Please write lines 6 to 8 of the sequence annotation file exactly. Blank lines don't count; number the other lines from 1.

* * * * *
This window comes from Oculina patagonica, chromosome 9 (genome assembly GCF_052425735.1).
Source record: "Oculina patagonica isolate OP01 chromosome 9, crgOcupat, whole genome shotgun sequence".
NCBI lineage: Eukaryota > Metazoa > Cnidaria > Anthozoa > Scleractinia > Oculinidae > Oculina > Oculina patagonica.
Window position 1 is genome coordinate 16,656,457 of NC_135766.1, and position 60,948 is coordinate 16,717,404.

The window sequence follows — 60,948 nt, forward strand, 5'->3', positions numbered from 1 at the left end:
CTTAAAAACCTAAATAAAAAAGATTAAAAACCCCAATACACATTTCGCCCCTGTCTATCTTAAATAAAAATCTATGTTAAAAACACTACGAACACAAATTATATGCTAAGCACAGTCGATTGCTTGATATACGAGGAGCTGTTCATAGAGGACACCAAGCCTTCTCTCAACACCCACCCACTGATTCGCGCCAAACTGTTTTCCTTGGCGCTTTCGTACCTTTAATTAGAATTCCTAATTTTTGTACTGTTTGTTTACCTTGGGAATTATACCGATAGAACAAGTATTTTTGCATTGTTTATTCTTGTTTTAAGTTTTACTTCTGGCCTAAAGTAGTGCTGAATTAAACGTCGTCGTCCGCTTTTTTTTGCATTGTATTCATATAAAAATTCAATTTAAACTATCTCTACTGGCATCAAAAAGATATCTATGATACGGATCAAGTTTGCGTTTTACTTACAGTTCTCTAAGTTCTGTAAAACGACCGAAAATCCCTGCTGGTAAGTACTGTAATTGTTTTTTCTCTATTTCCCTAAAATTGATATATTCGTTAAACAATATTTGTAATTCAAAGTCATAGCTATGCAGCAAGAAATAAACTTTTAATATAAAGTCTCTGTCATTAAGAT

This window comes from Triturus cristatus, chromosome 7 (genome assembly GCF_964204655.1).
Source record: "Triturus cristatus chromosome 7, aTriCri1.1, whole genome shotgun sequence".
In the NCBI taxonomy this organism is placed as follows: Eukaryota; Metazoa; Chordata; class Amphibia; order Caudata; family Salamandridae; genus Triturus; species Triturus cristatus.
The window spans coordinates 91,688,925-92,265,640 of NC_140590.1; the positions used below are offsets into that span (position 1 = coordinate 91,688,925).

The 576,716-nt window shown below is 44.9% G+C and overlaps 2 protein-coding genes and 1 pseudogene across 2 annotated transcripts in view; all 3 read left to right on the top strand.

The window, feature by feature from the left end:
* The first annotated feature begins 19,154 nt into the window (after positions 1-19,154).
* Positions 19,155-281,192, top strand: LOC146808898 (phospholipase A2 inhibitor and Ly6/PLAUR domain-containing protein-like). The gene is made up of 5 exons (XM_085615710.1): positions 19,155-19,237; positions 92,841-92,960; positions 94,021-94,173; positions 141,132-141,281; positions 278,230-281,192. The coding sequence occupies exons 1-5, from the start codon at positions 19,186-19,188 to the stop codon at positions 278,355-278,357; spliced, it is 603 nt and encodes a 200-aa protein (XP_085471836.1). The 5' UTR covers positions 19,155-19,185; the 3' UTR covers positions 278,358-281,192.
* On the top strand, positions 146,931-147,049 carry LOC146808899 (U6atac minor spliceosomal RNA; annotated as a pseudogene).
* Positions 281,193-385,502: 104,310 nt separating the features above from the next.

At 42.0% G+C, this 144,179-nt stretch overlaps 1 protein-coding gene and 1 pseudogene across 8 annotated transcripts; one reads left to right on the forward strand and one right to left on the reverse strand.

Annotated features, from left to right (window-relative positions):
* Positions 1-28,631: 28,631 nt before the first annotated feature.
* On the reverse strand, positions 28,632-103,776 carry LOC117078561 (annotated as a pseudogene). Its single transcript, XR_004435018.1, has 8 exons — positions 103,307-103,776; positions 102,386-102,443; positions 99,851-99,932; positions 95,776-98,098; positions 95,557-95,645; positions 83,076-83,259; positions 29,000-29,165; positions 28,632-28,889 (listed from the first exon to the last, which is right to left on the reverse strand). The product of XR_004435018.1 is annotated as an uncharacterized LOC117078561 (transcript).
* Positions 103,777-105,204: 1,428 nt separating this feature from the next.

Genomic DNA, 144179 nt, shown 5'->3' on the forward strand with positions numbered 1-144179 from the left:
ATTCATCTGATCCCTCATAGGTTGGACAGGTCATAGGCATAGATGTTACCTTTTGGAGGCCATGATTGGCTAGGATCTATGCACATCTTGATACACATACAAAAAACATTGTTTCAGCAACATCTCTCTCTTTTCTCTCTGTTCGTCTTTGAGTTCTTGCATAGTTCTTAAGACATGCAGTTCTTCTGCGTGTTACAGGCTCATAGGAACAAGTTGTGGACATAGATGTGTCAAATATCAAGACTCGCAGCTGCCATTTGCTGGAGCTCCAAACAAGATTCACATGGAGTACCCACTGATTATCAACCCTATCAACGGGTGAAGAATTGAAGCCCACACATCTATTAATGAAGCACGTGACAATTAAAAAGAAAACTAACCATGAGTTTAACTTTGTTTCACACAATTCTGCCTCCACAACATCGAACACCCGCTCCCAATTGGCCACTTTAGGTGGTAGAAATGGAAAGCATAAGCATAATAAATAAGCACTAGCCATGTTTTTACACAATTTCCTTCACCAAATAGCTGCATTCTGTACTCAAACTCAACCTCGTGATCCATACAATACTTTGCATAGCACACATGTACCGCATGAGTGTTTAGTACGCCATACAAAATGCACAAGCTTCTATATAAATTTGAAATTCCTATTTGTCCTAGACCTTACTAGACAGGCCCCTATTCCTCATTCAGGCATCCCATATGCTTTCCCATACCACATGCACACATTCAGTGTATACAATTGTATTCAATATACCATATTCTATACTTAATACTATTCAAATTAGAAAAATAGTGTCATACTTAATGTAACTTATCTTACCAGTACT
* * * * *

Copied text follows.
CTTAAAAACCTAAATAAAAAAGATTAAAAACCCCAATACACATTTCGCCCCTGTCTATCTTAAATAAAAATCTATGTTAAAAACACTACGAACACAAATTATATGCTAAGCACAGTCGATTGCTTGATATACGAGGAGCTGTTCATAGAGGACACCAAGCCTTCTCTCAACACCCACCCACTGATTCGCGCCAAACTGTTTTCCTTGGCGCTTTCGTACCTTTAATTAGAATTCCTAATTTTTGTACTGTTTGTTTACCTTGGGAATTATACCGATAGAACAAGTATTTTTGCATTGTTTATTCTTGTTTTAAGTTTTACTTCTGGCCTAAAGTAGTGCTGAATTAAACGTCGTCGTCCGCTTTTTTTTGCATTGTATTCATATAAAAATTCAATTTAAACTATCTCTACTGGCATCAAAAAGATATCTATGATACGGATCAAGTTTGCGTTTTACTTACAGTTCTCTAAGTTCTGTAAAACGACCGAAAATCCCTGCTGGTAAGTACTGTAATTGTTTTTTCTCTATTTCCCTAAAATTGATATATTCGTTAAACAATATTTGTAATTCAAAGTCATAGCTATGCAGCAAGAAATAAACTTTTAATATAAAGTCTCTGTCATTAAGAT

This window comes from Triturus cristatus, chromosome 7 (genome assembly GCF_964204655.1).
Source record: "Triturus cristatus chromosome 7, aTriCri1.1, whole genome shotgun sequence".